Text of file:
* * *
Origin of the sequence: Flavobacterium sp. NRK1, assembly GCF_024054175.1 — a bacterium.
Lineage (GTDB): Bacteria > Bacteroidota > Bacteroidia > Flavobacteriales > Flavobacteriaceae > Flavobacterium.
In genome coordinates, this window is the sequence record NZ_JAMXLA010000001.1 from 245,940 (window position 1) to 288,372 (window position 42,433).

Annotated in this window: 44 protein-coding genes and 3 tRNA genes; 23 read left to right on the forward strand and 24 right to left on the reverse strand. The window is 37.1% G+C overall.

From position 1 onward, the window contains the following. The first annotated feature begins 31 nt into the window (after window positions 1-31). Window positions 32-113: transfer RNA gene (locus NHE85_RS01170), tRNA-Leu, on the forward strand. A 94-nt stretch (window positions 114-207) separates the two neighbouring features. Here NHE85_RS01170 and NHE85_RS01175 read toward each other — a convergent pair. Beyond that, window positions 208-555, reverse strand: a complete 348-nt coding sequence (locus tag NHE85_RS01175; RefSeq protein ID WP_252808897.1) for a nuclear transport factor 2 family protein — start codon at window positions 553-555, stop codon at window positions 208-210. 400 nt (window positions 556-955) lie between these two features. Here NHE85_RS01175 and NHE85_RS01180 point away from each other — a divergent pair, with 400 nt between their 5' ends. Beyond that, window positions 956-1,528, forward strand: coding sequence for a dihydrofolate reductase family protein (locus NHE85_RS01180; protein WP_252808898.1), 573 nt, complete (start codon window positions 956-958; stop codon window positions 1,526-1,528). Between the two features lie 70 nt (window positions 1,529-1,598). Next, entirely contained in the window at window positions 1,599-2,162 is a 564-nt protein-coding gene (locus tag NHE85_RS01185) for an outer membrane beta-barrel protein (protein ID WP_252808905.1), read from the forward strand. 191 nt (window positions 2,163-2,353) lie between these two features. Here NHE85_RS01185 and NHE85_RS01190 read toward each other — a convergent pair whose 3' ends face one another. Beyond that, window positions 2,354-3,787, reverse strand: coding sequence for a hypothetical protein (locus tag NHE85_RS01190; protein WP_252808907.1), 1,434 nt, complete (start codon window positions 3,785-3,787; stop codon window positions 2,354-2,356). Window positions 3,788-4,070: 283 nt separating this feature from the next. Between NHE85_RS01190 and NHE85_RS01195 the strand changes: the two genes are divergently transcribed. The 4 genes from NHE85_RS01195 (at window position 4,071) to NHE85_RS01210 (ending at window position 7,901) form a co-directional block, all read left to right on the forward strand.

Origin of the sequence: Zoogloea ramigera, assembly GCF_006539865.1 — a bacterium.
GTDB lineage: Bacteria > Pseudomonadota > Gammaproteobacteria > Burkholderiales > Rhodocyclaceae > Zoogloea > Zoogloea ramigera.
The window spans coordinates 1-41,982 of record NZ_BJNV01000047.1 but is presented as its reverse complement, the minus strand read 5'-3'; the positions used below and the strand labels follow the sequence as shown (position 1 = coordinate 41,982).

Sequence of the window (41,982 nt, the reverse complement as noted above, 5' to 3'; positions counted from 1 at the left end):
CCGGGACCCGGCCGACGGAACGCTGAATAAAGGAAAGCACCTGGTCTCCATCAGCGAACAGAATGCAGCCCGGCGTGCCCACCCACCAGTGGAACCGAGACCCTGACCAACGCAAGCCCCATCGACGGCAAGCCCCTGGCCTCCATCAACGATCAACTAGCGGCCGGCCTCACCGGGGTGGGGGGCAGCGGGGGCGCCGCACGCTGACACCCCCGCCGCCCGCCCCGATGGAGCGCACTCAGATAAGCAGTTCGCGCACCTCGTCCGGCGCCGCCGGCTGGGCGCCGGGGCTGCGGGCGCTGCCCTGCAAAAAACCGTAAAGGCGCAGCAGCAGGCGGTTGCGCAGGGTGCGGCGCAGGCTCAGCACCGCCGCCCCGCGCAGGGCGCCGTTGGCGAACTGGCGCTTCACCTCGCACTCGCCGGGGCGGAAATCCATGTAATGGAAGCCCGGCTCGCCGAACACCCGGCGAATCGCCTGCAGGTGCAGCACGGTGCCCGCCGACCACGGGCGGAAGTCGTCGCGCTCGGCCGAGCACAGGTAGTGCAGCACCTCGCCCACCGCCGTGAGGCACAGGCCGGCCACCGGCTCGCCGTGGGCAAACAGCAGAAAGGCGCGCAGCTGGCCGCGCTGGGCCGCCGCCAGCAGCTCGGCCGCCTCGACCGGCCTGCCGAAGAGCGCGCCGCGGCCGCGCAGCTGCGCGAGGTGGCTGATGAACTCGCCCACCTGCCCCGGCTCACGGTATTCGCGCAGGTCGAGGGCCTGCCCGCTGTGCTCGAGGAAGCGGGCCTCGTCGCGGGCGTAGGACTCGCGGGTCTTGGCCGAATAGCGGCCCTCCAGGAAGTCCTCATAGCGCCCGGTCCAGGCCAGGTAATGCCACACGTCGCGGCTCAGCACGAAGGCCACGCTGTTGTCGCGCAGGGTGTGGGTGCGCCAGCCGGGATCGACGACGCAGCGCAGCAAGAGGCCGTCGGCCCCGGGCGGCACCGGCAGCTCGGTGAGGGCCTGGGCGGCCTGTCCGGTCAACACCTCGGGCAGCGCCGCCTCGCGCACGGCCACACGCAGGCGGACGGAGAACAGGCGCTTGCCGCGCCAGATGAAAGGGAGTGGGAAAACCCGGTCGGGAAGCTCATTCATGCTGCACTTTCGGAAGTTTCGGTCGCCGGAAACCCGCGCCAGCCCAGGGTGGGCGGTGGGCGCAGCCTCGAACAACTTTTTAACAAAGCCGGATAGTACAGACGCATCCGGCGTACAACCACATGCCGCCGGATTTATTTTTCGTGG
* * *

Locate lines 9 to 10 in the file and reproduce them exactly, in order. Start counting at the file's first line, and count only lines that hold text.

Sequence of the window (41,982 nt, the reverse complement as noted above, 5' to 3'; positions counted from 1 at the left end):
CCGGGACCCGGCCGACGGAACGCTGAATAAAGGAAAGCACCTGGTCTCCATCAGCGAACAGAATGCAGCCCGGCGTGCCCACCCACCAGTGGAACCGAGACCCTGACCAACGCAAGCCCCATCGACGGCAAGCCCCTGGCCTCCATCAACGATCAACTAGCGGCCGGCCTCACCGGGGTGGGGGGCAGCGGGGGCGCCGCACGCTGACACCCCCGCCGCCCGCCCCGATGGAGCGCACTCAGATAAGCAGTTCGCGCACCTCGTCCGGCGCCGCCGGCTGGGCGCCGGGGCTGCGGGCGCTGCCCTGCAAAAAACCGTAAAGGCGCAGCAGCAGGCGGTTGCGCAGGGTGCGGCGCAGGCTCAGCACCGCCGCCCCGCGCAGGGCGCCGTTGGCGAACTGGCGCTTCACCTCGCACTCGCCGGGGCGGAAATCCATGTAATGGAAGCCCGGCTCGCCGAACACCCGGCGAATCGCCTGCAGGTGCAGCACGGTGCCCGCCGACCACGGGCGGAAGTCGTCGCGCTCGGCCGAGCACAGGTAGTGCAGCACCTCGCCCACCGCCGTGAGGCACAGGCCGGCCACCGGCTCGCCGTGGGCAAACAGCAGAAAGGCGCGCAGCTGGCCGCGCTGGGCCGCCGCCAGCAGCTCGGCCGCCTCGACCGGCCTGCCGAAGAGCGCGCCGCGGCCGCGCAGCTGCGCGAGGTGGCTGATGAACTCGCCCACCTGCCCCGGCTCACGGTATTCGCGCAGGTCGAGGGCCTGCCCGCTGTGCTCGAGGAAGCGGGCCTCGTCGCGGGCGTAGGACTCGCGGGTCTTGGCCGAATAGCGGCCCTCCAGGAAGTCCTCATAGCGCCCGGTCCAGGCCAGGTAATGCCACACGTCGCGGCTCAGCACGAAGGCCACGCTGTTGTCGCGCAGGGTGTGGGTGCGCCAGCCGGGATCGACGACGCAGCGCAGCAAGAGGCCGTCGGCCCCGGGCGGCACCGGCAGCTCGGTGAGGGCCTGGGCGGCCTGTCCGGTCAACACCTCGGGCAGCGCCGCCTCGCGCACGGCCACACGCAGGCGGACGGAGAACAGGCGCTTGCCGCGCCAGATGAAAGGGAGTGGGAAAACCCGGTCGGGAAGCTCATTCATGCTGCACTTTCGGAAGTTTCGGTCGCCGGAAACCCGCGCCAGCCCAGGGTGGGCGGTGGGCGCAGCCTCGAACAACTTTTTAACAAAGCCGGATAGTACAGACGCATCCGGCGTACAACCACATGCCGCCGGATTTATTTTTCGTGG